Unlike other projects, the idea development project is fairly standard: it requires a single 90-minute meeting and the deliverable is a title, subtitle, and one-page treatment for the book. Because of the high value of this project for the client, I price it at $4,000, which compensates me at far higher than my usual hourly rate. (A lot goes into it; the 90-minute meeting is just the only part the client is present for.) If multiple passes or meetings are necessary (which is rare), that’s included in the price. Invoice milestones:
- 50% up-front.
- 50% on completion.
A book proposal intended for pitching a book to publishers is a complex project, involving the idea development as well as an analysis of the market, a book marketing plan, and a sample chapter. Pricing varies based on how much work I do and how much work the client does, but given the work involved, is often about one-quarter of the cost of ghostwriting the whole book. There is a lot of value here, because the proposal I deliver may generate an advance in excess of $50,000. I will often include a bonus that pays me a small share of that advance, so the author and I can share in the upside. There is typically one part of the proposal that drags the project out for a while (such as the marketing plan or the sample chapter). This is why I set the invoice milestones the way I do:
- 35% up front.
- 55% on completion of all parts of proposal but one.
- 10% on completion of full proposal.
- Bonus on advance payments.
Book developmental editing (on completed manuscript)
I start by assessing the hours required. This depends on two qualities: the length of the manuscript and the type of problems it has (for example, idea weaknesses, structural issues, or writing flaws). I can usually get a sense of these qualities by reading about 3,000 words. Invoice milestones as follows:
- 50% up-front.
- 50% on completion.
- An additional 50% of the original cost if the client requests a second pass edit of the revised manuscript.
These projects are the biggest, most complex, and most varied that I take on. For me, pricing varies from $60,000 to $100,000 based on the length, time required, amount of research required, and review process. I try to match the invoice milestones to the work deliverables. (The final stage, supervision of copy edits and page layout, is often time-consuming, but clients won’t typically pay too much for that time, so I fold it into the earlier deliverables.) Invoice milestones:
- 35% up front.
- 20% on delivery of first drafts of half of chapters.
- 20% on delivery of first drafts of all chapters.
- 20% on delivery of final draft of manuscript.
- 5% at conclusion of supervision of copy edits and page layout.
I love creating book indexes, but I can only make it worth my while on books I wrote or edited, because then I am much more familiar with the content. This is the lowest per-hour compensation of any work I do; it’s a labor of love. The going rate is about $1,500 for a 65,000 word book, and that likely takes me 15 hours of work. I can’t increase the price because no one pays extra for a good index, and there are lots of other indexers who can do the work. I bill on completion.
Some clients want ongoing coaching as they develop their skills. My objective is to make them smarter, not make them dependent on me. Pricing is $1,000 per coaching session, which includes time spent on editorial review of chapters by the author before each session.
A few more notes on billing and contracts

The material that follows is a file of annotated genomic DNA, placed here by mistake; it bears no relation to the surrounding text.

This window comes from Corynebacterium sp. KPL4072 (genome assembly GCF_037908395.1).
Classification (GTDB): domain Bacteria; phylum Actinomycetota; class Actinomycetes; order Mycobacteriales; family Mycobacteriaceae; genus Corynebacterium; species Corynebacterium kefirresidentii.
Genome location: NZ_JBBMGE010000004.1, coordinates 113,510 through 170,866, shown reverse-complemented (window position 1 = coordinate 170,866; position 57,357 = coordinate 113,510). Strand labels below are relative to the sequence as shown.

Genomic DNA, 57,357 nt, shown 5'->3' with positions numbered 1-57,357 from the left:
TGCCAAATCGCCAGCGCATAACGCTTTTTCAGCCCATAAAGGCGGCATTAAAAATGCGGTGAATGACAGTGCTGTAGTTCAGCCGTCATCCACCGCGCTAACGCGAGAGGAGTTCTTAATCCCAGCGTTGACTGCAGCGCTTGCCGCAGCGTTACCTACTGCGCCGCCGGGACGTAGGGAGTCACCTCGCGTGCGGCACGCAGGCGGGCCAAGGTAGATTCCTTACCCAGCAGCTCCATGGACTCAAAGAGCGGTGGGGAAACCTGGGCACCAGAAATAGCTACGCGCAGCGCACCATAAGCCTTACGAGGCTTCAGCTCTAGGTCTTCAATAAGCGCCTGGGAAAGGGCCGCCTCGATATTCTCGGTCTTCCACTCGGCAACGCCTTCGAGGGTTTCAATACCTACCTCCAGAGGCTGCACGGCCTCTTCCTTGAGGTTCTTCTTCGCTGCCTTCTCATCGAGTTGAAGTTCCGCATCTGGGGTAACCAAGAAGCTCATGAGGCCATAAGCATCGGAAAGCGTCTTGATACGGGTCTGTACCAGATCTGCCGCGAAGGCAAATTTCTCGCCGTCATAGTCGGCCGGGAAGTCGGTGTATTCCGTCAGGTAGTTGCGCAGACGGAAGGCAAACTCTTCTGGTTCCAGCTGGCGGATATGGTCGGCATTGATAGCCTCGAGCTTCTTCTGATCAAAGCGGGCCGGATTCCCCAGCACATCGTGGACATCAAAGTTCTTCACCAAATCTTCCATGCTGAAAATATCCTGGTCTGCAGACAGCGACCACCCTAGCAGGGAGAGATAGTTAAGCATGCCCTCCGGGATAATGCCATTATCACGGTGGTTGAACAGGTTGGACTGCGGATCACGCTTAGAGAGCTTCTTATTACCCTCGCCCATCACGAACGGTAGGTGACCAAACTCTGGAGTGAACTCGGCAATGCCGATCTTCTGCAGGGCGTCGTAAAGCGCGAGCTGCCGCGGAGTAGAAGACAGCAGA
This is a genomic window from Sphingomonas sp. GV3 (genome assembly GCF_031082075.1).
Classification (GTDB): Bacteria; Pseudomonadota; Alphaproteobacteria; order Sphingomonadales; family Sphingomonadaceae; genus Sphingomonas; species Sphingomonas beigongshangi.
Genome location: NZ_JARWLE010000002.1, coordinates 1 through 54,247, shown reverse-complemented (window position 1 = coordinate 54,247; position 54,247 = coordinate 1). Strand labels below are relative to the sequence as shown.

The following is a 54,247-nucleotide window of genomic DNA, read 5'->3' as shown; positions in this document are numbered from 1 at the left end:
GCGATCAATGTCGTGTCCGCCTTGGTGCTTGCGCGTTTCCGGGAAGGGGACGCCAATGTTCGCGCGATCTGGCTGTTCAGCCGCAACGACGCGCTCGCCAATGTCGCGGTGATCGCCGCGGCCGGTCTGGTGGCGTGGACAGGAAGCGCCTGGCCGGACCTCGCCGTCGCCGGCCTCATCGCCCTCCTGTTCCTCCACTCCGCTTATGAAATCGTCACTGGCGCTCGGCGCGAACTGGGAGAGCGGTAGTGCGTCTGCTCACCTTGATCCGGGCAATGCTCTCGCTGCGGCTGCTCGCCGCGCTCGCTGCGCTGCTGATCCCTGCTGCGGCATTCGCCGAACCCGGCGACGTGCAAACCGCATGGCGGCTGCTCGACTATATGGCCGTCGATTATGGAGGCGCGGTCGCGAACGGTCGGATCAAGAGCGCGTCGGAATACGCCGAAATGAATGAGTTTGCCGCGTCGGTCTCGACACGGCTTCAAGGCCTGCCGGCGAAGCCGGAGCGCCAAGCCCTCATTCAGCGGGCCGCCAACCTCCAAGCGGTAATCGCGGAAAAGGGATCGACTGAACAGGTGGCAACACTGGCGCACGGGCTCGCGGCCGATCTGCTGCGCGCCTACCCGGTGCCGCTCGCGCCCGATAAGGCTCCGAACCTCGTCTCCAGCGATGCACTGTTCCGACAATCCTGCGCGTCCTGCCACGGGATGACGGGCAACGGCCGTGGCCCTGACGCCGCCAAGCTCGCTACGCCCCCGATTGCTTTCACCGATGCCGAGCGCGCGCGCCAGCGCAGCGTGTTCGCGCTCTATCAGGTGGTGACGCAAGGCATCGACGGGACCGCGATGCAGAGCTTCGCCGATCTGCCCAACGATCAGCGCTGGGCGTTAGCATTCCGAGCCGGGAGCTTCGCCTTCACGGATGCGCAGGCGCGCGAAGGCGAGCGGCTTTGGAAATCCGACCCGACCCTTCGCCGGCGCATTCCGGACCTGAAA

I prefer actually getting paid to the promise that I eventually will be paid. That means I am not shy about billing. People who are shy about billing end up starving for no good reason. Just send the invoice.
I bill the up-front invoice immediately upon agreement to do the work. There is no reason to wait for this.
I bill additional invoices immediately upon completion of milestones.
I wait two or three weeks after sending invoices to remind clients. Sometimes they forget to approve invoices for payment.
If the client has a purchase order process and a purchasing department, I will start work upon commitment to pay, rather than on actual payment. I may end up waiting longer to get paid, but I do end up finally getting paid.
For coaching, I typically bill about once a month.
For clients who look like they will be slow, I may put a retainer arrangement in place. That is, I send a monthly bill, and when I hit milestones, I subtract retainer payments already billed from the cost of those milestones. This creates an incentive for clients to get moving, and compensates me for projects that have long gaps in the middle where the client isn’t ready for me to engage.
When I work through an agency, the agency will charge a fee (typically 15%). I still bill the agency close to the same amount, because they are still competing for my time with other clients who pay the full amount. The agency deserves to get paid for finding and vetting clients and dealing with contract and billing issues, but I’d like the client to bear most of that cost.
I don’t usually do contracts for small, simple, short-term jobs where the greatest loss would be me doing work and not getting paid. My basic principle is: you own what I create for you, and you are also ultimately responsible for the consequences of publishing it. I do have contracts for larger and more complex projects. This includes all book ghostwriting jobs. Note that this is not legal advice; you should determine your own risk tolerance before deciding whether to use a contract on any given job.
These principles have worked for me. Over eight years and hundreds of projects, 98% of my clients are referenceable, I’ve never gotten stiffed for work in, I’ve made a good living, and I like most of the people I work with. It’s a good life.